We’ve got a lot of information covering the basics of what rubrics are and what they do (this post is a great refresher). Different educators face distinct sets of grading challenges based on their subject focuses and teaching styles. Therefore, communicating what rubrics do versus what rubrics can do for you personally are two different challenges.
We’ll explore here three different ways rubrics can be helpful to three different types of faculty. Since there are many, many academics that don’t fall into these categories, we urge anyone still curious to schedule a personalized rubrics tour.
For Law School Faculty
Essays are a huge part of law school. Most tests and assignments involve writing, which makes grading into a slow, tedious task for law school faculty and their TAs. For most law faculty today, the grading process is unorganized, subjective, and often rushed.
The good news is that most law professors already have guidelines for what to assess in the assignments they give. Keeping those guidelines at the forefront of their minds throughout the grading process can be a challenge for them, though.
By putting those guidelines into rubric form, you can simplify the grading process while simultaneously making it more objective. If the people involved in grading had the objective criteria laid out for the assignment in rubric form right in front of them, student work would be assessed in a more consistent manner.
A more organized process that puts those assessment guidelines at the forefront of law professors’ minds will make the job of grading easier and produce fairer results for students.
For Faculty in the Health Care Sciences
Health care students often face an entirely different sort of assignment. To gauge how well prepared a student is to successfully deal with sick or injured patients, students perform the duties common to health care professionals in a simulated setting.
Instead of grading an assignment submitted on a piece of paper or a computer screen, health care faculty are faced with judging the interaction that takes place between a student and an actor playing the role of a patient.
Even without the ability to view the grading criteria side by side with a student’s assignment, rubrics can help simplify the process. A health sciences rubric makes it easier to clarify and organize all the things faculty want to make sure a student achieves during an interaction. For example, did he or she ask the right questions and have an appropriate bedside manner?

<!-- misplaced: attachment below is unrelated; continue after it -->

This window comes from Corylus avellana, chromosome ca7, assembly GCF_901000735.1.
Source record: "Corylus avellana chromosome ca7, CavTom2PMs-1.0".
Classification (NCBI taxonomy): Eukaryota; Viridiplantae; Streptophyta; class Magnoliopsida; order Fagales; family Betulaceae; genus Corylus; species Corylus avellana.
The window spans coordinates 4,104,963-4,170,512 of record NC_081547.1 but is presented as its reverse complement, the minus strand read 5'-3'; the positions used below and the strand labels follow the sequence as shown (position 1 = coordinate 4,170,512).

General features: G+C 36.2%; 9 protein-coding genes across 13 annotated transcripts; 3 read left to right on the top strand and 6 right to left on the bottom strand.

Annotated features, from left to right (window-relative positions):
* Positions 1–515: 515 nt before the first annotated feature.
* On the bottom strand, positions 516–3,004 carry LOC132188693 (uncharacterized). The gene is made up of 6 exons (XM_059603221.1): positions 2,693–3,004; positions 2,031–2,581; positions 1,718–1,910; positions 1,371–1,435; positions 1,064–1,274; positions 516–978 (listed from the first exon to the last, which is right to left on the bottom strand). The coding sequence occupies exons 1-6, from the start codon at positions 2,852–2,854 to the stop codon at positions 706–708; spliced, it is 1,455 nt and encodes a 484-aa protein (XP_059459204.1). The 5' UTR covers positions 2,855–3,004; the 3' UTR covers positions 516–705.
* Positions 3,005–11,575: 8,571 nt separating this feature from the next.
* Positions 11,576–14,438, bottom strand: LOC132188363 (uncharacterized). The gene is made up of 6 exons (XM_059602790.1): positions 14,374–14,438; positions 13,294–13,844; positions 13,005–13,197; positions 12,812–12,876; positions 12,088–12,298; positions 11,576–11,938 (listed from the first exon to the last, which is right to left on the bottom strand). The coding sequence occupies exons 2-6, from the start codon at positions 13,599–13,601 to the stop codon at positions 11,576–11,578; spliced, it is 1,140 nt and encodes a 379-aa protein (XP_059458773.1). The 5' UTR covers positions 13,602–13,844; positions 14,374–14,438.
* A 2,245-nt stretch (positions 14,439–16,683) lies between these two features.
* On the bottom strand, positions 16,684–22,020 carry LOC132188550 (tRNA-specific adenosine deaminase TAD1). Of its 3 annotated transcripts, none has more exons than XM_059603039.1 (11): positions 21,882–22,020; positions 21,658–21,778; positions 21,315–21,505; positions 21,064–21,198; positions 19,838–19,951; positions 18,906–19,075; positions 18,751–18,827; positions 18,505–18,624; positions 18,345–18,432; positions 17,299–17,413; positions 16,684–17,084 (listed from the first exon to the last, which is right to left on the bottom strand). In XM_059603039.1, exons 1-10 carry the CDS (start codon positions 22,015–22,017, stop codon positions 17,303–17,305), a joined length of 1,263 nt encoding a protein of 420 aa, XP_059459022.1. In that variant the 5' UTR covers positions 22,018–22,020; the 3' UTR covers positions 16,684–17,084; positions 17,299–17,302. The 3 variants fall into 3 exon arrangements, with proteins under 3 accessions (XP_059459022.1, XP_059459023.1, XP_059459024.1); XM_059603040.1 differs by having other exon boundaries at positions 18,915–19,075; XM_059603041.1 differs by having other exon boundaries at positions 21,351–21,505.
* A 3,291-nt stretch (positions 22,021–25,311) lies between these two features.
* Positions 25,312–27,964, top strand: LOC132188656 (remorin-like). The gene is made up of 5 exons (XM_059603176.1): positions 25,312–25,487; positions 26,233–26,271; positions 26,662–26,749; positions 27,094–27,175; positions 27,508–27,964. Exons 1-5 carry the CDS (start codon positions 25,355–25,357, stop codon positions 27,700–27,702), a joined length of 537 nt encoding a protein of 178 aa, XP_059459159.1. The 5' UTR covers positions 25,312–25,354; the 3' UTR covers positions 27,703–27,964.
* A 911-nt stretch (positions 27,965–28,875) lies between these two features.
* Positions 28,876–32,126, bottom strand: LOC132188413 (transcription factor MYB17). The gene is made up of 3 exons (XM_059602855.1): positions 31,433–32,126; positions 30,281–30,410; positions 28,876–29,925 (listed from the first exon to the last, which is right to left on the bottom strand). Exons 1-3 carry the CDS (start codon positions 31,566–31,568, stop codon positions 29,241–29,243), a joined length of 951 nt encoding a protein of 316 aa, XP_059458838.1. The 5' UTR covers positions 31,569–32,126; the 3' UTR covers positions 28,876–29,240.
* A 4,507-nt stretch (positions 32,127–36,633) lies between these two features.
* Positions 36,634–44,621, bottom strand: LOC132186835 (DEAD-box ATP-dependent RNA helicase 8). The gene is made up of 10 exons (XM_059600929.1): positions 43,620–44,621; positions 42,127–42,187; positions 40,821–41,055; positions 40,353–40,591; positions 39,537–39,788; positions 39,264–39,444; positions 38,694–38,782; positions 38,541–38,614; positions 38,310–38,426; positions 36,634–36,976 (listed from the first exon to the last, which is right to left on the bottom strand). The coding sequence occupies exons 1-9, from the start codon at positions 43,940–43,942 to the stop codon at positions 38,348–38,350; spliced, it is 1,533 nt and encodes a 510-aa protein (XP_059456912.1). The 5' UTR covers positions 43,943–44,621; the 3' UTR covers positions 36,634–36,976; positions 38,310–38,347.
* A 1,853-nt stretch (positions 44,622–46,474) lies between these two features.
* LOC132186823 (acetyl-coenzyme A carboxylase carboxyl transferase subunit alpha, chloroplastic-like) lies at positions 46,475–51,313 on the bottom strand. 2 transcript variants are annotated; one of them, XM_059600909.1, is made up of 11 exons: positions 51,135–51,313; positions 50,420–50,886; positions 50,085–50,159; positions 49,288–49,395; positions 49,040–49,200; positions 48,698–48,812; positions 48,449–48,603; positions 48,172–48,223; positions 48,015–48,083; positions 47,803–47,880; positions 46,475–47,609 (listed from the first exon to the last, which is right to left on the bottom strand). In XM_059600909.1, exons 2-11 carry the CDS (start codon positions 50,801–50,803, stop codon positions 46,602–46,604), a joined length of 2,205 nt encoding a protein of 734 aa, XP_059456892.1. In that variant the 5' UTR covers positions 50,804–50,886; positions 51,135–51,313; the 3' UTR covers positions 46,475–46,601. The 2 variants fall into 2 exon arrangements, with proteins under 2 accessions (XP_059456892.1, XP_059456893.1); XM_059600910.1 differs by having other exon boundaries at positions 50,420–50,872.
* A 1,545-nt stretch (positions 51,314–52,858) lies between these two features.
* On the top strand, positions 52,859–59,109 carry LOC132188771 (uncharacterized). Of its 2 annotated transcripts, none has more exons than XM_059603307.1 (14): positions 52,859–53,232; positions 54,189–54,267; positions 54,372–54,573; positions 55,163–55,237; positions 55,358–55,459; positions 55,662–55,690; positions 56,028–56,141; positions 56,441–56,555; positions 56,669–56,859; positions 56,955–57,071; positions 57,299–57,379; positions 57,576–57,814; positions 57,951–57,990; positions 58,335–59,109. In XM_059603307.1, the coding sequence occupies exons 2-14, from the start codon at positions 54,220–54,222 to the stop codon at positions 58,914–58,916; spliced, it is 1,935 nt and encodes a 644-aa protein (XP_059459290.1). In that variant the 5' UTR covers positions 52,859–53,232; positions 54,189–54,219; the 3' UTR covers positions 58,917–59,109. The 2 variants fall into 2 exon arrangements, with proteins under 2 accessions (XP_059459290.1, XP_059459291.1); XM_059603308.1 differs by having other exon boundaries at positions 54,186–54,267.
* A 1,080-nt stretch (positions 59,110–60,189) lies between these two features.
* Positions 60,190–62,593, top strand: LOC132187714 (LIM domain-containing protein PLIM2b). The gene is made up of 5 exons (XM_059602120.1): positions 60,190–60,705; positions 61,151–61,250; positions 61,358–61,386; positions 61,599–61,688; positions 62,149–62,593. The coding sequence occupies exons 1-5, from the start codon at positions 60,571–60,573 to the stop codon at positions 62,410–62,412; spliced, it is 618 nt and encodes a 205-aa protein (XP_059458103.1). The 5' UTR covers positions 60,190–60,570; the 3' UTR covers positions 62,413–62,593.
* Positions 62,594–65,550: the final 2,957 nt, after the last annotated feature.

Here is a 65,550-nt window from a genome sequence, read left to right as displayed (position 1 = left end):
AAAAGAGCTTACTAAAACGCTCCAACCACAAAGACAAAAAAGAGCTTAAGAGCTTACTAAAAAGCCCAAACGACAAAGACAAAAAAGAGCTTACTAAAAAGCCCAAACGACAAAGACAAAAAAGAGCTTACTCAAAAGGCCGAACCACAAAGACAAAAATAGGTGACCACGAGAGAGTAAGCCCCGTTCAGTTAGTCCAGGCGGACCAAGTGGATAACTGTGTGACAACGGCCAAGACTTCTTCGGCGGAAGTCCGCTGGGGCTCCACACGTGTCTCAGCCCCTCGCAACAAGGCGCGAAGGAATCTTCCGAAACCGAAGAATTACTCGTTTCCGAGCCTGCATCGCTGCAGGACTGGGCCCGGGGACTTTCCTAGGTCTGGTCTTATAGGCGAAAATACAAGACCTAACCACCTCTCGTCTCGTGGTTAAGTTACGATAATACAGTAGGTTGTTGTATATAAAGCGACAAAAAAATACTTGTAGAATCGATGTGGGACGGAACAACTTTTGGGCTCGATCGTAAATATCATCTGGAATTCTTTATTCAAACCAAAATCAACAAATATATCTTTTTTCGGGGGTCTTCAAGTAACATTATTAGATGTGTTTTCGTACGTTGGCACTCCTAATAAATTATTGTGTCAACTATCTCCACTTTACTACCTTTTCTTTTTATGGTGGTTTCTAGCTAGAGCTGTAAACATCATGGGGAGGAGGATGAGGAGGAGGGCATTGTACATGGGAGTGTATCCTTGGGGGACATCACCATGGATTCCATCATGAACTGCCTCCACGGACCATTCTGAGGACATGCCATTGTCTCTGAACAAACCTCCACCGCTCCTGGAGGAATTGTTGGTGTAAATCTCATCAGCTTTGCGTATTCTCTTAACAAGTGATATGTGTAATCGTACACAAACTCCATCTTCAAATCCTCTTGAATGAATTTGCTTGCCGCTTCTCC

A professor can create all the relevant categories for assessing an assignment, and then provide descriptions for achievement levels to help determine how successfully a student has managed each one. The rubric makes the scoring process easier for each individual faculty member grading a student’s performance, and in the cases where multiple graders come into play, it more easily produces a final score and a unified feedback report for a student to learn from.
For Undergrad Faculty
Undergraduate courses include a wide variety of assignments. For written undergraduate assignments, rubrics can be used in much the same way they are in law school. Student presentations can be graded via a similar process to what’s described above in the health care scenario, but they can also be applied to the many other assignment types and formats used in undergraduate classes.
The professor in a music composition course can have students submit audio files through the rubrics platform and use organized guidelines created for an assignment in advance for grading it. The same goes for assignments in spreadsheet form in accounting classes, PowerPoint submissions, or any other file format appropriate to a particular assignment.
While the data collection feature of rubrics is potentially valuable to any type of school or program, it’s an especially valuable feature for many undergraduate institutions wanting to track specific outcomes. Being able to get a quick and regular read on the areas individual students are struggling in can enable schools to better help their students successfully reach graduation.
The data that rubrics allow schools and faculty to collect results in more valuable feedback for students, improved curriculums, and more opportunities for problem solving.
Rubrics don’t just solve one problem; they’re a flexible solution that can be easily applied to a number of scenarios in higher education. Every school, faculty member, and program faces distinct challenges. Fortunately, rubrics can help successfully address a number of them.